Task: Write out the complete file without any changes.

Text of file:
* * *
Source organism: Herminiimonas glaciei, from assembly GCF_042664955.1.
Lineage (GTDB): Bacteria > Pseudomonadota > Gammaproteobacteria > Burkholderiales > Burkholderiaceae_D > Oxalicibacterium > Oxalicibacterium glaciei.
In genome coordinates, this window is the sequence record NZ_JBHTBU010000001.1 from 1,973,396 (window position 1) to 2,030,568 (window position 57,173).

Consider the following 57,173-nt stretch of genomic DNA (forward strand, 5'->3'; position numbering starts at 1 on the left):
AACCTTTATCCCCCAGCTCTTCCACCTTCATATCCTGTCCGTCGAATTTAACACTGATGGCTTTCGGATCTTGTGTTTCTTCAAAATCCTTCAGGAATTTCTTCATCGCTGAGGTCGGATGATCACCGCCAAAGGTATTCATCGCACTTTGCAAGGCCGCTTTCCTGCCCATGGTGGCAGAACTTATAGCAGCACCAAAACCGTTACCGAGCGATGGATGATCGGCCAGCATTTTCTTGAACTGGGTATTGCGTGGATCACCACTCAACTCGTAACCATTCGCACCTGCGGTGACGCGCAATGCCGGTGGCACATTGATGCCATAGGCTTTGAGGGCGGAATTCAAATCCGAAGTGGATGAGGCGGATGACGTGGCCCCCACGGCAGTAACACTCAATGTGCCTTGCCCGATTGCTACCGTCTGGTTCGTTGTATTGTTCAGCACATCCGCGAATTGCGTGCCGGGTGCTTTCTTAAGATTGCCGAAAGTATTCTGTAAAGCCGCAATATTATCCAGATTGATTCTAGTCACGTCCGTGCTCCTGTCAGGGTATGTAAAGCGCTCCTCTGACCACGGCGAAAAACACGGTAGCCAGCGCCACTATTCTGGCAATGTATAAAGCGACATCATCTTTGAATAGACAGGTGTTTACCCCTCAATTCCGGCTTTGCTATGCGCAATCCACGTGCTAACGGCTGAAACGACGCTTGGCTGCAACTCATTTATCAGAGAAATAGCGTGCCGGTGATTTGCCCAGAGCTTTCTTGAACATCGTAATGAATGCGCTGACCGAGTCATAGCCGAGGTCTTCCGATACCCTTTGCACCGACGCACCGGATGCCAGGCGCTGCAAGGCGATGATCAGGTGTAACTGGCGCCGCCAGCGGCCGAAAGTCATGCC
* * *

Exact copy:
Source organism: Herminiimonas glaciei, from assembly GCF_042664955.1.
Lineage (GTDB): Bacteria > Pseudomonadota > Gammaproteobacteria > Burkholderiales > Burkholderiaceae_D > Oxalicibacterium > Oxalicibacterium glaciei.
In genome coordinates, this window is the sequence record NZ_JBHTBU010000001.1 from 1,973,396 (window position 1) to 2,030,568 (window position 57,173).

Consider the following 57,173-nt stretch of genomic DNA (forward strand, 5'->3'; position numbering starts at 1 on the left):
AACCTTTATCCCCCAGCTCTTCCACCTTCATATCCTGTCCGTCGAATTTAACACTGATGGCTTTCGGATCTTGTGTTTCTTCAAAATCCTTCAGGAATTTCTTCATCGCTGAGGTCGGATGATCACCGCCAAAGGTATTCATCGCACTTTGCAAGGCCGCTTTCCTGCCCATGGTGGCAGAACTTATAGCAGCACCAAAACCGTTACCGAGCGATGGATGATCGGCCAGCATTTTCTTGAACTGGGTATTGCGTGGATCACCACTCAACTCGTAACCATTCGCACCTGCGGTGACGCGCAATGCCGGTGGCACATTGATGCCATAGGCTTTGAGGGCGGAATTCAAATCCGAAGTGGATGAGGCGGATGACGTGGCCCCCACGGCAGTAACACTCAATGTGCCTTGCCCGATTGCTACCGTCTGGTTCGTTGTATTGTTCAGCACATCCGCGAATTGCGTGCCGGGTGCTTTCTTAAGATTGCCGAAAGTATTCTGTAAAGCCGCAATATTATCCAGATTGATTCTAGTCACGTCCGTGCTCCTGTCAGGGTATGTAAAGCGCTCCTCTGACCACGGCGAAAAACACGGTAGCCAGCGCCACTATTCTGGCAATGTATAAAGCGACATCATCTTTGAATAGACAGGTGTTTACCCCTCAATTCCGGCTTTGCTATGCGCAATCCACGTGCTAACGGCTGAAACGACGCTTGGCTGCAACTCATTTATCAGAGAAATAGCGTGCCGGTGATTTGCCCAGAGCTTTCTTGAACATCGTAATGAATGCGCTGACCGAGTCATAGCCGAGGTCTTCCGATACCCTTTGCACCGACGCACCGGATGCCAGGCGCTGCAAGGCGATGATCAGGTGTAACTGGCGCCGCCAGCGGCCGAAAGTCATGCC